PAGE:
Amazon Fire HD 8 (2016) review

Not perfect, but the best you can get for the price

Amazon Fire HD 8 (2016) review

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The Amazon Fire HD 8 (2016) is the best tablet you can get at the price. That alone secures it a recommendation.

This is not a technological upgrade over the last Fire HD 8, but it takes the last version's most important bits and lowers the price significantly by degrading a few of the less important parts.

If you're a true gadget lover, you might want to consider spending a bit more on something with a better screen and more flexible software. However, if you're happy to fit yourself into the Amazon system and can put up with the budget parts, this is an excellent buy.

Who's this for?

The Amazon Fire HD 8 (2016) is for people who want a cheap tablet. That's it. If you only have £90/$90 to spend on a tablet, you can't do better than this right now. And there are no signs that's going to change any time soon.

Only buy this tablet if you're willing to get on with the way Amazon tablets roll, though. They're not like other slates.

Amazon Fire HD 8 (2016) review

Should you buy it?

If you want a cheap tablet at this price, go ahead. Samsung, LG and Sony have nothing to offer that's worth considering.

However, if you've read every page of this review and care about things like camera, audio and screen quality, you should probably spend a bit more. There's nothing remotely near the price we can recommend, though. Low cost tablets have been treading water for years.

If your demands are higher, look for an Asus ZenPad S 8.0 or a good deal on a refurbished or second-hand iPad mini 2.


There aren't many alternatives that are quite as affordable as the Amazon Fire HD 8 (2016), but there are a few options you might want to consider.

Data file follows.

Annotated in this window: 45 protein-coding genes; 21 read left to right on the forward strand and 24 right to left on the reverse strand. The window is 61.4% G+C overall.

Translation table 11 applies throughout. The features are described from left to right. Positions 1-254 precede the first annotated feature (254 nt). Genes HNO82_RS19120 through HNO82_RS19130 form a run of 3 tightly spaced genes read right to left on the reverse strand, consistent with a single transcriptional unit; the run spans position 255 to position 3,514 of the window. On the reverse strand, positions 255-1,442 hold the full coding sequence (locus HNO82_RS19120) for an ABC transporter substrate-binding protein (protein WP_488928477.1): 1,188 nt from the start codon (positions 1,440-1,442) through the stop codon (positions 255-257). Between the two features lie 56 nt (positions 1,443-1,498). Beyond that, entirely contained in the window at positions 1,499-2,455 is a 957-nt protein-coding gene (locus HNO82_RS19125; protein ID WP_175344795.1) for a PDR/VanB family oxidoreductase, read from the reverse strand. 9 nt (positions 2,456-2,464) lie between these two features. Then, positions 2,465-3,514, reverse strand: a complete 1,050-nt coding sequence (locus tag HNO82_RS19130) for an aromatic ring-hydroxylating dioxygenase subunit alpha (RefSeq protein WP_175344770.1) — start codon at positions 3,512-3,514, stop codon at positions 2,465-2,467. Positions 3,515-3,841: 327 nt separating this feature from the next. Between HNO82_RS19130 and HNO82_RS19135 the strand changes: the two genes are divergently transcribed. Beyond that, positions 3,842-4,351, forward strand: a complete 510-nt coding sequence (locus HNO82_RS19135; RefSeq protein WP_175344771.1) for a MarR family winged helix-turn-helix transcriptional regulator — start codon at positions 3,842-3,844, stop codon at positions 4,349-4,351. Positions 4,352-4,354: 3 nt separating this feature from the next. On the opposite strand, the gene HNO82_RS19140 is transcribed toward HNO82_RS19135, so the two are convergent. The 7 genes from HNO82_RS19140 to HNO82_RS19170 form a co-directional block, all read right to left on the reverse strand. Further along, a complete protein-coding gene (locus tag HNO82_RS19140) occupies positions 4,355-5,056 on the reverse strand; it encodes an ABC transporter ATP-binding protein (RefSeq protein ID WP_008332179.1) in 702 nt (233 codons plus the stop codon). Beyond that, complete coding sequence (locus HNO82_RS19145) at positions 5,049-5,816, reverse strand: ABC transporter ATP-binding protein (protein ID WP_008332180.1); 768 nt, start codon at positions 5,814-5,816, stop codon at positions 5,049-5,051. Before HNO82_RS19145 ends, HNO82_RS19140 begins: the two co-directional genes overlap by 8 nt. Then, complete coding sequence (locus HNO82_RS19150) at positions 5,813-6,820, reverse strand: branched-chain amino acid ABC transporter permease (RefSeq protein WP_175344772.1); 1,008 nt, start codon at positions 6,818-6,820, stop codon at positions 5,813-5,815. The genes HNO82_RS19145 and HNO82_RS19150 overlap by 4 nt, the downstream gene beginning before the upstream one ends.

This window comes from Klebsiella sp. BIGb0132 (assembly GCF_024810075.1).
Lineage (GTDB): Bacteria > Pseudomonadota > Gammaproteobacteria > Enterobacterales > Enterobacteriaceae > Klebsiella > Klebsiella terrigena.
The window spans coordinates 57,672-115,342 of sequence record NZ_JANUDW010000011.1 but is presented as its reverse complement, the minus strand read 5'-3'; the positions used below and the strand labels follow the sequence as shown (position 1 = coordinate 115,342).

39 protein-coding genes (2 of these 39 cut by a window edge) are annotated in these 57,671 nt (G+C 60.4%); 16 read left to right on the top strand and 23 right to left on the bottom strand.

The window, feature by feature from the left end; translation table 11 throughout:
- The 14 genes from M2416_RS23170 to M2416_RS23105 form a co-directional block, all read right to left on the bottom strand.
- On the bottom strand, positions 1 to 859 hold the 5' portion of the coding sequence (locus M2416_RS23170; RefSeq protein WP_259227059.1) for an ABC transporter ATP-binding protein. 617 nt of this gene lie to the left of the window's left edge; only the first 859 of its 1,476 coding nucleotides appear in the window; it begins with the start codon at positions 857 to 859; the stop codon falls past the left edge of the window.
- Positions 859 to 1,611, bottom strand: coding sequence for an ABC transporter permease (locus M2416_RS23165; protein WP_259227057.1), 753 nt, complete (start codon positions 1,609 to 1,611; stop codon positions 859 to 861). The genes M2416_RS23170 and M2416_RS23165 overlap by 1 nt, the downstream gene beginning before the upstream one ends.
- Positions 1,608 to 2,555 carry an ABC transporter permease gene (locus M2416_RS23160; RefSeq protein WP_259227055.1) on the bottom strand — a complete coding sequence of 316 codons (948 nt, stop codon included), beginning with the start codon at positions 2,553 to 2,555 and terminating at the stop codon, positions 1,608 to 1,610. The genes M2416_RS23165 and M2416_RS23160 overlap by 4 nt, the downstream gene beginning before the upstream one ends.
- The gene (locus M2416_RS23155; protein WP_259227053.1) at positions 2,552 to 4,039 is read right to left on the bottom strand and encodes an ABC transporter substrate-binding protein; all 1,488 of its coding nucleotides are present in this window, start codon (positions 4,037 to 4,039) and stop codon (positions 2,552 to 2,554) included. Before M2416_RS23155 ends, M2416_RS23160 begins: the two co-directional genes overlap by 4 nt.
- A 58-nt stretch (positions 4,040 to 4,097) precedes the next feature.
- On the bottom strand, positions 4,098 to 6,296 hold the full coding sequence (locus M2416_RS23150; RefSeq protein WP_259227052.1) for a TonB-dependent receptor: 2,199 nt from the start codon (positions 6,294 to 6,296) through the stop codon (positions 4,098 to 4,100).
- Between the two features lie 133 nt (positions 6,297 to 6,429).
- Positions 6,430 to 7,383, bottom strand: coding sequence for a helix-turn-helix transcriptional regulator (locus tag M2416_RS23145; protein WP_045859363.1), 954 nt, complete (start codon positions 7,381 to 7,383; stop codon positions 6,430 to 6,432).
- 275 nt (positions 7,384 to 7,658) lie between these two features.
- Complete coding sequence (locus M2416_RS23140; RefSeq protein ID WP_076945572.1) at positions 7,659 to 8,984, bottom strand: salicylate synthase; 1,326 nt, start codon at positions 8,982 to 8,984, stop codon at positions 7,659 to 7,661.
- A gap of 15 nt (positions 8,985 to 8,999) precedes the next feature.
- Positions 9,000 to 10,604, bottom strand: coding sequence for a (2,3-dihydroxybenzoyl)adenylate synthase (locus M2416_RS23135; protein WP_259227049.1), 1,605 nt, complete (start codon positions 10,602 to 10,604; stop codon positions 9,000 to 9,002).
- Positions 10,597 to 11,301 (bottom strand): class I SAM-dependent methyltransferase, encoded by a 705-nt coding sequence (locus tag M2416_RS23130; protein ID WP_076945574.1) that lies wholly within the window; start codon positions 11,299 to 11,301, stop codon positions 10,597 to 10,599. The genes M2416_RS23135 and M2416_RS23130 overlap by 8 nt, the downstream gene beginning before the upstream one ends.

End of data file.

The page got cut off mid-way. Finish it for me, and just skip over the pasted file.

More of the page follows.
Samsung Galaxy Tab A 7.0

Galaxy Tab A

The tablet closest in price you'll find from Samsung is the Galaxy Tab A, the 7-inch version. And it's still a lot more expensive than the Fire HD 8 (2016). It also has far less storage at just 8GB.

Its benefits include much better cameras and a much more conventional take on Android. It has Samsung's own interface, but that looks and feels much closer to the Android standard.

If they were sold at the same price, we'd probably recommend the Samsung, but they're not. The Galaxy Tab A 7.0 costs 50% more, highlighting the key to the Fire HD 8's appeal.

Amazon Fire

Amazon Fire

We're talking about the bog-standard Amazon Fire tablet here, which is even cheaper than the Fire HD 8 (2016). It's not a terrible tablet, but it is even more compromised.

Screen resolution is lower, and even though the display is smaller, the lower pixel density leaves it looking a bit more pixelated.

Its design is also dumpier, looking relatively dated because the screen bezels are larger. Also consider that to get the HD 8-matching 16GB version you need to pay a little extra. If you're going to use a tablet quite a lot, the HD 8 upgrade is worth it.

Lenovo Tab3 7

Lenovo Tab3 7

At the time of writing, we've only had a quick look at the Lenovo Tab3 7, but it's one of the obvious alternatives to the HD 8. It's also slightly cheaper.

However, just like the baseline Amazon Fire, it's also a lesser tablet. A 7-inch, lower resolution screen will make it worse for gaming. It also only has 1GB of RAM, which may cause some basic performance issues.

The main reason to consider it is because it has a more conventional take on Android, using Google Play and Google's apps rather than third-party alternatives.

First reviewed: October 2016

Andrew Williams

Andrew is a freelance journalist and has been writing and editing for some of the UK's top tech and lifestyle publications including TrustedReviews, Stuff, T3, TechRadar, Lifehacker and others.